If there’s one number all patients with diabetes should know, it’s their hemoglobin A1c (HbA1c or A1C) level: a measure of their overall blood glucose control for the past 3 months. Blood glucose levels fluctuate from hour to hour, day to day; but the A1C level reflects the overall average and is the best test to monitor blood glucose control in the past 3 months.

The A1C test is an important tool for diagnosing and monitoring diabetes. After diagnosis, most patients should take the A1C test every 3 months, though the test might be spaced to every 6 months for patients with consistently good levels.

Optimal A1C levels to reduce the risk of developing complications in most non-pregnant persons with diabetes are less than 7%, though older persons with multiple medications and limited mobility may have less stringent goals at less than 8%. Levels higher than 9% usually reveal overall poor blood glucose control.

The following table illustrates how A1C levels relate to average blood glucose, which is given in mmol/L (outside the United States) and mg/dl (within the United States). For example, an A1C level of 7% reflects an estimated average blood glucose level of 154 mg/dl.

A1C level and estimated average blood glucose levels.

A1C (%)      Blood Glucose (mg/dl) Blood Glucose (mmol/L)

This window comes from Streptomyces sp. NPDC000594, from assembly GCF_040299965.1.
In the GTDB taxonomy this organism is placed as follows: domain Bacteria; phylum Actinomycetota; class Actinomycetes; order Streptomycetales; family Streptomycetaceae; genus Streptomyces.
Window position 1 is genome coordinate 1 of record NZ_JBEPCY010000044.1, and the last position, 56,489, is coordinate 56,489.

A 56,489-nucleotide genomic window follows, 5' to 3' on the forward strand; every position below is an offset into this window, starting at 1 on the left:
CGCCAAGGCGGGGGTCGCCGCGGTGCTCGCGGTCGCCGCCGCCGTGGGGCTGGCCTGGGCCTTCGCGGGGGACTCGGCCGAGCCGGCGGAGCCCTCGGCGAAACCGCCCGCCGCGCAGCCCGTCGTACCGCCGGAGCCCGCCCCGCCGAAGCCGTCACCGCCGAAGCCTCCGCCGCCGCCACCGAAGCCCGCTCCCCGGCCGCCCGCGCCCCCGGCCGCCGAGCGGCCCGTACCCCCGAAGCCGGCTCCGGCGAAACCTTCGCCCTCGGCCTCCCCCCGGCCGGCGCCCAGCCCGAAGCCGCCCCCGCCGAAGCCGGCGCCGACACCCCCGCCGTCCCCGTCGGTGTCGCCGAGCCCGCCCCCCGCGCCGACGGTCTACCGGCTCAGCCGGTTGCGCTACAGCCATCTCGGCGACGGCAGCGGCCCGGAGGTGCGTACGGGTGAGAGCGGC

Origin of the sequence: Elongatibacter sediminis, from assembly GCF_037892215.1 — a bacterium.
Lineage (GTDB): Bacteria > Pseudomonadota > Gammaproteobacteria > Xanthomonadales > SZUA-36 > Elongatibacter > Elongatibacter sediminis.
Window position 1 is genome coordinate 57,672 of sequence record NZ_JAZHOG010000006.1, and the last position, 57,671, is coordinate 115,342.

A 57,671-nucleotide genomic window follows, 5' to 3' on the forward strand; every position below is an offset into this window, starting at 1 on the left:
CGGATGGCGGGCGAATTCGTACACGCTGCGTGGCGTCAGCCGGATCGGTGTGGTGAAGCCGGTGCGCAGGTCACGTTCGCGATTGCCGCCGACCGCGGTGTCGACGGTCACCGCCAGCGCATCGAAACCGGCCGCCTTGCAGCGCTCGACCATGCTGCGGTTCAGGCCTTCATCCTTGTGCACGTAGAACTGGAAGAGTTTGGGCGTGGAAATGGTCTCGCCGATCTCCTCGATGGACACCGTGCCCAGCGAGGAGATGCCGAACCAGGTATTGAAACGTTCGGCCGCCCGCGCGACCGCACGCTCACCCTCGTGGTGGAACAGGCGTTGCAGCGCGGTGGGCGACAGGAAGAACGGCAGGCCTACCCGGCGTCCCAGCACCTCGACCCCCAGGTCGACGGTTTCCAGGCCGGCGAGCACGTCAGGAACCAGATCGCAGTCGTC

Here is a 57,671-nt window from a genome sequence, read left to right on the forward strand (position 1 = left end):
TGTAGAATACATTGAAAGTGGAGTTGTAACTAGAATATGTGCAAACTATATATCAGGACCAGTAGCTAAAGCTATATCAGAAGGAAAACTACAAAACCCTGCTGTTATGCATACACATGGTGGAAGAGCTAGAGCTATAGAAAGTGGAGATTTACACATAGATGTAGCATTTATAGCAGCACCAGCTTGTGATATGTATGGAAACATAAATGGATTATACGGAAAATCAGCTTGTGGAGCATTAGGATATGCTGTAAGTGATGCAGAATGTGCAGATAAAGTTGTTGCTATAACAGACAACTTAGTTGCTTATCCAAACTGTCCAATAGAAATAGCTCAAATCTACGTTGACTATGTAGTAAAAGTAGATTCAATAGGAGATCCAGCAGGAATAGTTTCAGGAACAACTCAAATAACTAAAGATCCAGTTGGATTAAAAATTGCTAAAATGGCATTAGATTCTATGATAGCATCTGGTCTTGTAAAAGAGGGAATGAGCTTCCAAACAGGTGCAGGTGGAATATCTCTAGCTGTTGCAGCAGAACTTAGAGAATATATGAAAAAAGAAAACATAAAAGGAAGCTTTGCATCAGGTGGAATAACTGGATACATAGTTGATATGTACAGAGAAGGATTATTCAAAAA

6 126 7.0
7 154 8.6
8 183 10.2
9 212 11.8
10 240 13.4

Source: Adapted from Nathan DM, Kuenen J, Borg R, et al. Translating the A1C assay into estimated average glucose values. Diabetes Care, 2008; Vol. 31(8) pp. 1473-8.

Point-of-care A1C Machines

Until just a few years ago, A1C levels could only be measured in a laboratory. However, now special machines have been approved to measure A1C with just a fingerstick in an office, and in less than 10 minutes.

What you need to know:

  • Different machines (even machines from the same brand) may give different A1C levels. Ask your provider for a laboratory measurement of your A1C to compare with the results from the point-of-care machine, especially if the results are surprising. That way, you’ll know roughly how much the results differ.
  • Ask your healthcare provider about your A1C target.
  • Point-of-care A1C machines can be used to obtain same day A1C results in the clinic or, sometimes, at home for people with diabetes. However, they are not a replacement for self-monitoring of blood glucose levels at home using a glucose meter.
  • People with diabetes may have more productive and informed conversations with their healthcare providers by having their point-of-care A1C levels checked during a routine clinic visit, if they have not had an A1C test performed in the last 3 months. This can motivate people to better manage their blood glucose!





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